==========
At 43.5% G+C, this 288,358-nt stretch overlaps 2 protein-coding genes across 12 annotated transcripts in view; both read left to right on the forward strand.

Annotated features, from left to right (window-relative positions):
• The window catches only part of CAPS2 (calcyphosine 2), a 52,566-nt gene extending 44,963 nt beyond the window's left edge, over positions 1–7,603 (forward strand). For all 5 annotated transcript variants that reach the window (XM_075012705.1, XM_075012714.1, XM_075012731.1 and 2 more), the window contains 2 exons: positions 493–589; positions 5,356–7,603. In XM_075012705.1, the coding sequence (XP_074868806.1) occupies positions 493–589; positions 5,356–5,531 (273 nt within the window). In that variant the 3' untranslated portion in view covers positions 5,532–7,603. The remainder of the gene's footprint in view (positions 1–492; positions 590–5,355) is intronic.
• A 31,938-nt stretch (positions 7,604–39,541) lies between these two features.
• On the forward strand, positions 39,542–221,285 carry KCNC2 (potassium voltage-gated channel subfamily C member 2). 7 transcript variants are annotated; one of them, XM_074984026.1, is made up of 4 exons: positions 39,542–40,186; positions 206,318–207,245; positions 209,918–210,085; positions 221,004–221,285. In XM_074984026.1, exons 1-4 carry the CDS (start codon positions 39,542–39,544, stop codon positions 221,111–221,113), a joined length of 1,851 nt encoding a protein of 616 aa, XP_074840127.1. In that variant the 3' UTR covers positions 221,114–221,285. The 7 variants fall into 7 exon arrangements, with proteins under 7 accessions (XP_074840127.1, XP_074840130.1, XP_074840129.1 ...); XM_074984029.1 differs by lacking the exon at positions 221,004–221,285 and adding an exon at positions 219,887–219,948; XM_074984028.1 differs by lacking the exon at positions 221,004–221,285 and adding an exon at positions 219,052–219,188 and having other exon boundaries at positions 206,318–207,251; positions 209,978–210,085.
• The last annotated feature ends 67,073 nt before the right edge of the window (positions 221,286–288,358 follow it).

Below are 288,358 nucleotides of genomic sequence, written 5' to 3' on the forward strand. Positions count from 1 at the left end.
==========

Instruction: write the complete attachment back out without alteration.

At 43.5% G+C, this 288,358-nt stretch overlaps 2 protein-coding genes across 12 annotated transcripts in view; both read left to right on the forward strand.

Annotated features, from left to right (window-relative positions):
• The window catches only part of CAPS2 (calcyphosine 2), a 52,566-nt gene extending 44,963 nt beyond the window's left edge, over positions 1–7,603 (forward strand). For all 5 annotated transcript variants that reach the window (XM_075012705.1, XM_075012714.1, XM_075012731.1 and 2 more), the window contains 2 exons: positions 493–589; positions 5,356–7,603. In XM_075012705.1, the coding sequence (XP_074868806.1) occupies positions 493–589; positions 5,356–5,531 (273 nt within the window). In that variant the 3' untranslated portion in view covers positions 5,532–7,603. The remainder of the gene's footprint in view (positions 1–492; positions 590–5,355) is intronic.
• A 31,938-nt stretch (positions 7,604–39,541) lies between these two features.
• On the forward strand, positions 39,542–221,285 carry KCNC2 (potassium voltage-gated channel subfamily C member 2). 7 transcript variants are annotated; one of them, XM_074984026.1, is made up of 4 exons: positions 39,542–40,186; positions 206,318–207,245; positions 209,918–210,085; positions 221,004–221,285. In XM_074984026.1, exons 1-4 carry the CDS (start codon positions 39,542–39,544, stop codon positions 221,111–221,113), a joined length of 1,851 nt encoding a protein of 616 aa, XP_074840127.1. In that variant the 3' UTR covers positions 221,114–221,285. The 7 variants fall into 7 exon arrangements, with proteins under 7 accessions (XP_074840127.1, XP_074840130.1, XP_074840129.1 ...); XM_074984029.1 differs by lacking the exon at positions 221,004–221,285 and adding an exon at positions 219,887–219,948; XM_074984028.1 differs by lacking the exon at positions 221,004–221,285 and adding an exon at positions 219,052–219,188 and having other exon boundaries at positions 206,318–207,251; positions 209,978–210,085.
• The last annotated feature ends 67,073 nt before the right edge of the window (positions 221,286–288,358 follow it).

Below are 288,358 nucleotides of genomic sequence, written 5' to 3' on the forward strand. Positions count from 1 at the left end.